Inert Gases Insulation For Replacement Windows

Window replacement is a process that involves pulling down old windows and putting up new ones. There are several reasons why you would want to do this including adopting a new style or simply because the old windows are damaged, but whatever the reason might be replacing windows & home windows is not an easy process, nor is it cheap. According to the American Architectural Manufacturers Association (AAMA), the average cost of replacing windows ranges from $7,000 to $20,000. The Window replacement process involves new windows installation and the consequent removal of most of the old elements of the previous windows. In order to cut down on costs, the old window frames are usually retained for use with the new windows. This requires that the new window glass be smaller than the existing space. Sealed glass with vinyl forms some of the most common replacement windows in the market. This is because they are relatively cheap and easy to clean. Replacement windows made of wood are also available but they are quite expensive.

Insulation has become a vital part of the modern replacement window. With studies and surveys conducted by the Department of Energy (DOE) indicating that old and leaking windows contribute a whooping 25 percent to the total annual energy bill of an average American home, it becomes crystal clear why well insulated windows are the best. Some of the best insulation levels in the window replacement and glass door industry are provided by rare gases and their mixtures. Some of the gases and gas mixtures that are used for insulation purposes in modern replacement windows or insulated glass units include:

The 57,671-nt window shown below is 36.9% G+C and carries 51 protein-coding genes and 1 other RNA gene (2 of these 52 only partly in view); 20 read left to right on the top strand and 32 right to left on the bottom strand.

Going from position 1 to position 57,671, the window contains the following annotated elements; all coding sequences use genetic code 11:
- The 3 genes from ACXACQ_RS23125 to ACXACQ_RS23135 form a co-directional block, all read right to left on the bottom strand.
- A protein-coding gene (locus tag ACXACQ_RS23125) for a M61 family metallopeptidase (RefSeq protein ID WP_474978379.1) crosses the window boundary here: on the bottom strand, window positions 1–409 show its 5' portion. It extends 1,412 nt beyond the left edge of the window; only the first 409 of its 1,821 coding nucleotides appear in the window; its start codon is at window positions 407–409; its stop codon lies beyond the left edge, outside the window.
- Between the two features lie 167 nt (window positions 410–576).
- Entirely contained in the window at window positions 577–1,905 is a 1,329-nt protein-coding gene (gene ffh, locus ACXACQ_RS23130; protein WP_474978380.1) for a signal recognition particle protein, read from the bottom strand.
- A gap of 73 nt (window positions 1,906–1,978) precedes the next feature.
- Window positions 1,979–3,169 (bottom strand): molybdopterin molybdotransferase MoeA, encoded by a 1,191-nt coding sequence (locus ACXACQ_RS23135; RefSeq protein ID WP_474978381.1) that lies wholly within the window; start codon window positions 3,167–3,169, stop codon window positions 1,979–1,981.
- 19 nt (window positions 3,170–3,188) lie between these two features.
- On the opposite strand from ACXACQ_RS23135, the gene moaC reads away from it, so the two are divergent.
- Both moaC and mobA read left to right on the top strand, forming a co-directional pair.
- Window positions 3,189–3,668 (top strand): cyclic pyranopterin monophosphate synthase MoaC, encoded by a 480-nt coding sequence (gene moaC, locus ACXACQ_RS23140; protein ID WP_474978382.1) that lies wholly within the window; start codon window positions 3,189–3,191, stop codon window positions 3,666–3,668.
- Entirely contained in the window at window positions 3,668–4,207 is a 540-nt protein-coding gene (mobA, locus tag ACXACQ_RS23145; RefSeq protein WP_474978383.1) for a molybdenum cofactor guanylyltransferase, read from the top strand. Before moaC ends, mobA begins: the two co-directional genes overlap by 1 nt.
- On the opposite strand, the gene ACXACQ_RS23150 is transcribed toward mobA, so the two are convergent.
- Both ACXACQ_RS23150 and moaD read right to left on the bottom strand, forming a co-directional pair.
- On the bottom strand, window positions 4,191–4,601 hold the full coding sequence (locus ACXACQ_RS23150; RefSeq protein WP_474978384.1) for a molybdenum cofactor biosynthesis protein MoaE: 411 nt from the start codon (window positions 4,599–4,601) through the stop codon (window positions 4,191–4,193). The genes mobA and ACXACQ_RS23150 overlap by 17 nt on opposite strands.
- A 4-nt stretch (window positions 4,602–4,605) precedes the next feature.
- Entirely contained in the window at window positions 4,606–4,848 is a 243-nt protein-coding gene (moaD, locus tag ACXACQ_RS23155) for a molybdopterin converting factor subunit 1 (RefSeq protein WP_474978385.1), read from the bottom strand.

• Krypton

• Krypton/oxygen mixture

• Krypton/Argon mixture

• Xenon

• Xenon/krypton mixture

Apart from the insulated glass units, the above rare gases are also used in low emissivity window glasses (Low-E) and windows that use the thin film technology to increase their overall R-value. The R-value indicates the insulation capacity of the glass. Krypton (Kr) rare gas is the most widely used rare gas for insulation purposes. According to the AAMA, the insulation application consumes 40-50 percent of the entire Kr production. A mixture of Krypton, argon and air is used in the manufacture of double and triple pane insulated windows. The increase in the use of inert gases in window insulation applications has been partly driven by the rising cost of energy as mentioned earlier. The use of the U-factor in building codes has also played a significant role. The U-factor is a measure of heat in terms of British thermal Units (BTUs) that is able to penetrate 1 square foot of insulated window in 1 hour per 1 degree Fahrenheit change in temperature across the surface of the window.

A gas mixture made up of Krypton and Argon would be the most cost effective mixture for purposes of window insulation. If you want to replace windows and happen to be on a budget, then this is the mixture for you. According to the AAMA, insulated glass windows filled with Argon comprise more than 70 percent of all gas-insulated windows in the market. Double-glass windows that have ¼” layer of Krypton are twice as efficient in terms of insulation as those that have ½” layer of air.

Krypton insulated windows have also had a lot of success in other parts of the world especially in the colder European countries. A good number of European countries have low U-factor insulation requirements as well as the use of Krypton in certain insulation applications. The rising energy costs have made the US embrace the use of rare gases such as Krypton in window insulation. The increased awareness of energy conservation in the coming years will see the demand for inert gas insulated windows continue to rise.

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